News | Administration

Teachers College president talks technology at State of College address

As education moves into the digital age, Teachers College is reaching a critical point in its history, President Susan Fuhrman said at TC’s annual State of the College address on Wednesday.

Fuhrman discussed the importance of applying new research to instruction and incorporating technology into the educational process.

“This is a tremendous time for the Teachers College—it’s our moment to lead as one of the world’s best graduate schools of education,” Fuhrman said.

Among education schools, TC is already one of the largest providers of online courses, offering more than 60 courses that students can take online.

“We’ll be working strategically in years ahead to ensure that we’re leveraging technology as much as possible across the academic and administrative areas of the college,” Fuhrman said.

Still, Secretary to the College and Chief of Staff to the President Scott Fahey said that the need to bolster online education continues to challenge professors and administrators.

“The biggest challenge is the diversification of the education enterprise,” Fahey said. “It is no longer static—it’s online, distributive, computerized. It is traditional. We’re already preparing, but we have to do even more.”

Fuhrman also discussed TC’s recent capital campaign, which raised over $110 million, as well as the college’s efforts to engage with the neighborhood. Last month, TC opened the Teachers College Community School, which Fuhrman called an important initiative to “serve children in the surrounding area with a college as a deeply invested partner.”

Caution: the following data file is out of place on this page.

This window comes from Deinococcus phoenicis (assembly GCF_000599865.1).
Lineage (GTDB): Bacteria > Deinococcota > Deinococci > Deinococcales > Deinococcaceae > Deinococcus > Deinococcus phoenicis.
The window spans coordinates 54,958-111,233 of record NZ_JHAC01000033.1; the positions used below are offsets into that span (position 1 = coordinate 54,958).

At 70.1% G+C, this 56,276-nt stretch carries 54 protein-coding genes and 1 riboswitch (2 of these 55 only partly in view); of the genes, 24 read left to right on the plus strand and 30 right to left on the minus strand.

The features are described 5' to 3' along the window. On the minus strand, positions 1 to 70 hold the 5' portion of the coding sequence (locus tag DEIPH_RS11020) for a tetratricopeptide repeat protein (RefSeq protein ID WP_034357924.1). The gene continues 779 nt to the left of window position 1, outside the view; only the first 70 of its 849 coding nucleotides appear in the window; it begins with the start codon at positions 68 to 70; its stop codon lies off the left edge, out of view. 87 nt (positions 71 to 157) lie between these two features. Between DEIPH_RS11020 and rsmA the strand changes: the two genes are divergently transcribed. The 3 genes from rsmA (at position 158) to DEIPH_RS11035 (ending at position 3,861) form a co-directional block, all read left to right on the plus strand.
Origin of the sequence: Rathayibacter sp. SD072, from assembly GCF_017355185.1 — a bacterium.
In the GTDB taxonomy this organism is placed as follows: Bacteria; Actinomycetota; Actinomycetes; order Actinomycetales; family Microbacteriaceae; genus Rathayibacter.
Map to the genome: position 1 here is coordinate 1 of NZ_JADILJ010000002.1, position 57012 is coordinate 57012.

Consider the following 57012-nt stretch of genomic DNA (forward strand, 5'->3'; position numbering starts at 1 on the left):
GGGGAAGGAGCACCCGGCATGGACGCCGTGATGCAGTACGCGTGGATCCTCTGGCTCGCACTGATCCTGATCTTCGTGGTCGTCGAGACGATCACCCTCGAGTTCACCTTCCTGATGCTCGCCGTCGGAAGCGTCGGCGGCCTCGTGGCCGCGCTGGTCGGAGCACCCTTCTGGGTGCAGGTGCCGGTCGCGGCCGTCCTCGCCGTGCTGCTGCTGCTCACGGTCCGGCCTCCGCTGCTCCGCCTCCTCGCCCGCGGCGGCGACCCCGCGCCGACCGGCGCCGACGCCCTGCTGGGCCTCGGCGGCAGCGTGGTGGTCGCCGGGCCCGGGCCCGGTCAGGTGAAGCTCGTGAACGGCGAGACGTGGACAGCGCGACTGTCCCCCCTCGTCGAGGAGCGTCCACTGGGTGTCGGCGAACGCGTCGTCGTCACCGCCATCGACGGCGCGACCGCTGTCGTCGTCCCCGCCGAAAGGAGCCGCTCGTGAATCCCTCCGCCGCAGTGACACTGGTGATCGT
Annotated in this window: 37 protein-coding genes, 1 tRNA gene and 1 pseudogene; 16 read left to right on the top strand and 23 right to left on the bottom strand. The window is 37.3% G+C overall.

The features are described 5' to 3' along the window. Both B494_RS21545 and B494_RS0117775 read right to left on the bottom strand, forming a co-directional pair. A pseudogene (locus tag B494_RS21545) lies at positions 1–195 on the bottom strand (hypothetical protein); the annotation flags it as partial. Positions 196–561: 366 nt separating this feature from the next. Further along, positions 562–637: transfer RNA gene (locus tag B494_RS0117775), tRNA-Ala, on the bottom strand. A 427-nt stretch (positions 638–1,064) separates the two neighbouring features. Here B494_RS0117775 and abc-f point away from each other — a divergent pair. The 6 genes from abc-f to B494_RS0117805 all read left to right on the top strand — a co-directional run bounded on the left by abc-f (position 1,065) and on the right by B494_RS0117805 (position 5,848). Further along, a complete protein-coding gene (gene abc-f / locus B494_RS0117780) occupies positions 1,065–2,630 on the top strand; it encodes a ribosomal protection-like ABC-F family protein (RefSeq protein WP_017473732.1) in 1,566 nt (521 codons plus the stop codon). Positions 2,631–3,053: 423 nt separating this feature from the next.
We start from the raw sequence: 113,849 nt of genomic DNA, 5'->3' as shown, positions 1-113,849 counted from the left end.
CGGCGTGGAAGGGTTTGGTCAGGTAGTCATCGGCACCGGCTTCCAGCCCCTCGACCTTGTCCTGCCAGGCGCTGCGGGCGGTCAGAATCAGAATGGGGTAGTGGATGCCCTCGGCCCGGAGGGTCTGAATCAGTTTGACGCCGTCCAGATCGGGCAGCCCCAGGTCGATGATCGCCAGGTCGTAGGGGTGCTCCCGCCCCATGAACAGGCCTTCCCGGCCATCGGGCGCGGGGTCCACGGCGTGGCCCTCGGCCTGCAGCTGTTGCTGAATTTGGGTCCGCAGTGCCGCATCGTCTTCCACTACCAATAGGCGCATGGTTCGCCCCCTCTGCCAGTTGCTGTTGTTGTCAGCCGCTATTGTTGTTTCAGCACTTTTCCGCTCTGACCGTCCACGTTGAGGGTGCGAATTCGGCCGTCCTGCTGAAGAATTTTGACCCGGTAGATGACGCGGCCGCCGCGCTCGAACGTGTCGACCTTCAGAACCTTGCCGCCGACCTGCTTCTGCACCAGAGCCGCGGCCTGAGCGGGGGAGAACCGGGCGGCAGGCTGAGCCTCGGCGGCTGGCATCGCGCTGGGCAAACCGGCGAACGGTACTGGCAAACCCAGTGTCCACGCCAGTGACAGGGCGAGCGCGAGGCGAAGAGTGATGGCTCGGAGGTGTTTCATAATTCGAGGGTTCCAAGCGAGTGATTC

“Once again, TC is leading the way, showing the nation that it’s possible through partnerships that all students can reach a rigorous educational experience,” she said.

TC professor Eric Nadelstern called the fundraising campaign, as well as TC’s efforts to modernize, a chance to “offer our students not only outstanding facilities but the most up-to-date technology,” and to “contextualize that within what they will need in order to be successful in education into the future.”

Jiayi Xu, TC ’13, who is studying bilingual education, said that she and her classmates have faced difficulties in finding local schools where they can do student-teaching. But Xu, who attended the State of the College address, said that the community school might give her and other TC students a chance to do studies and get firsthand experiences.

“If more and more universities start to take care of the community, not only the university itself, there will be a better education environment,” Xu said.

news@columbiaspectator.com

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